• The Word in Relationship inspired by the practical relationship between the Rev. Lora Andrews and the Rev. Molly Just from Winfield, Kansas.
  • The Word in Laughter with Jo Castillo, an incredible speaker and storyteller using sand art.
  • The Word in Body with LaTasha Gibbs who combines Zumba dance and spirituality in an electrifying atmosphere.
  • The Word in Mind with Rev. Dr. Gary Nelson, an expert with over 40 years of counseling experience with youth and families.

To learn more and to register, click this link

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Campers learn to handle Grinchiness during Christmas at Fontanelle

The Grinch may have tried, but there was no way he was going to steal Christmas Camp out at Camp Fontanelle this past weekend.

Thirty-six campers and eight adults learned about grinchy people, in the Bible and how to handle grinchy things, even if they were the source of the Grinchiness! It was the perfect weekend for indoor and outdoor activities. 
Highlights of the weekend included the campers picking out a gift for a family member or friend, sledding, ziplining and a visit from Father Christmas AND the Grinch. Missouri River District UMW donated tied fleece blankets for every camper. These blankets were tied at their fall district meeting. Campers also received a stuffed animal with the blanket.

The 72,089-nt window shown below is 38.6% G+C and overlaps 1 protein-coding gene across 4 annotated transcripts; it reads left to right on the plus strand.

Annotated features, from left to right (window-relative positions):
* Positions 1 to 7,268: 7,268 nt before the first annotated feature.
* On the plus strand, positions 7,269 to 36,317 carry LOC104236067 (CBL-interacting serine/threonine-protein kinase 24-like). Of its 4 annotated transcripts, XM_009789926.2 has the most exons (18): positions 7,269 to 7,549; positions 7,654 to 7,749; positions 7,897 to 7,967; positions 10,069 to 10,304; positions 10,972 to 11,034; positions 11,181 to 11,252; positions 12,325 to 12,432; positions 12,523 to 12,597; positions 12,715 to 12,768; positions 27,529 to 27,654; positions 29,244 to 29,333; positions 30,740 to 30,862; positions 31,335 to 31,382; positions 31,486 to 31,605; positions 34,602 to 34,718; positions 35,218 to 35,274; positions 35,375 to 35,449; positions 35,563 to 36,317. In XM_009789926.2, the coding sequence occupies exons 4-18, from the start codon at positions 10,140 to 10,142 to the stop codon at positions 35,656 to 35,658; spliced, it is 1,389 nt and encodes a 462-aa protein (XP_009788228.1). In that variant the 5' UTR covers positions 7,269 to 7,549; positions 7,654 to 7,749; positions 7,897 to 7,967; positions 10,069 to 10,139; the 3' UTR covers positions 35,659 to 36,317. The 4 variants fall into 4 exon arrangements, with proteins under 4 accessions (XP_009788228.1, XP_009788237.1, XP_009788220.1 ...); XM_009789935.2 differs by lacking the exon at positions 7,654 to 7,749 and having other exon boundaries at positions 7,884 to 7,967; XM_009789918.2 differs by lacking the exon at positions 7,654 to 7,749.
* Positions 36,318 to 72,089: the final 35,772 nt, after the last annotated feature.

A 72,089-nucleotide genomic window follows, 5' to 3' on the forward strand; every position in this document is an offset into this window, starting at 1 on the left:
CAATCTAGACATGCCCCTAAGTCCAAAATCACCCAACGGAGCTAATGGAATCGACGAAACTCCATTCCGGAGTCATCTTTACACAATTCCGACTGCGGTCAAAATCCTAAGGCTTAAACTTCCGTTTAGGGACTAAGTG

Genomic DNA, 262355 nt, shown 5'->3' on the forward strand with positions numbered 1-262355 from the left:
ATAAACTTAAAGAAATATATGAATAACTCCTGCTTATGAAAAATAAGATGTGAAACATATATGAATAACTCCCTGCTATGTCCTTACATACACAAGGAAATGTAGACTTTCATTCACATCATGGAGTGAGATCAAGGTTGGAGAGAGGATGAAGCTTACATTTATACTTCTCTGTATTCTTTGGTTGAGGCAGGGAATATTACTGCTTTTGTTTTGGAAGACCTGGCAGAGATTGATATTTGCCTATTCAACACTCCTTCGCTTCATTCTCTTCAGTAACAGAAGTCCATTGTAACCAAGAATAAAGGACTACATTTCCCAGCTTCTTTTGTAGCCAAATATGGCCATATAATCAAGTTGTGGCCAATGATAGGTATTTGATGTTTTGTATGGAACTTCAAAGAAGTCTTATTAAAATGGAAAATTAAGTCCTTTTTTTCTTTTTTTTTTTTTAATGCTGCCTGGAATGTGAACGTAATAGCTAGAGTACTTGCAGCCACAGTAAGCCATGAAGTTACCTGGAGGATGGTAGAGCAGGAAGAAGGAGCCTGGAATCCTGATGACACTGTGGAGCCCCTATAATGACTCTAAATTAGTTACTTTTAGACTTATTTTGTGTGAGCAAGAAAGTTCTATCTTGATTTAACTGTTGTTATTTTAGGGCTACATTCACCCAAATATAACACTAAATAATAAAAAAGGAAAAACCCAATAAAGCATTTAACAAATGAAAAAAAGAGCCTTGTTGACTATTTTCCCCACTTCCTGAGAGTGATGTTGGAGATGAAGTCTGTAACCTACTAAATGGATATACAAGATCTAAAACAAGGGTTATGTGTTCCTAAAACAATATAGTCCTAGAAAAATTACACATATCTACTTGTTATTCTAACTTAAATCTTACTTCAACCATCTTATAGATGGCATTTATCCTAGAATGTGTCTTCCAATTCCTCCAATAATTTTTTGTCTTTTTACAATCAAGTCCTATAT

The weekend culminated on Sunday with family worship and sharing a meal.

Thanks to the Nebraska UM Foundation and many supporters, campers experienced the blessings of the season with memorable activities and Christmas gifts lovingly picked out for each camper. 

Christmas Camp is a weekend camp for children/youth who may not feel Christmas is going to be very merry. Due to family, financial, emotional or health issues, children/youth come to camp to feel the love and joy of the Christmas season. The camp is traditionally held the second or third weekend in December. There is no cost to the family; through grants and donations, the weekend is a gift meant to pour out blessings upon blessings.

Donations may be given throughout the year to support the Christmas Camp ministry. If making a donation for Christmas Camp, please indicate it on the memo line of your check, or in the note area of online giving.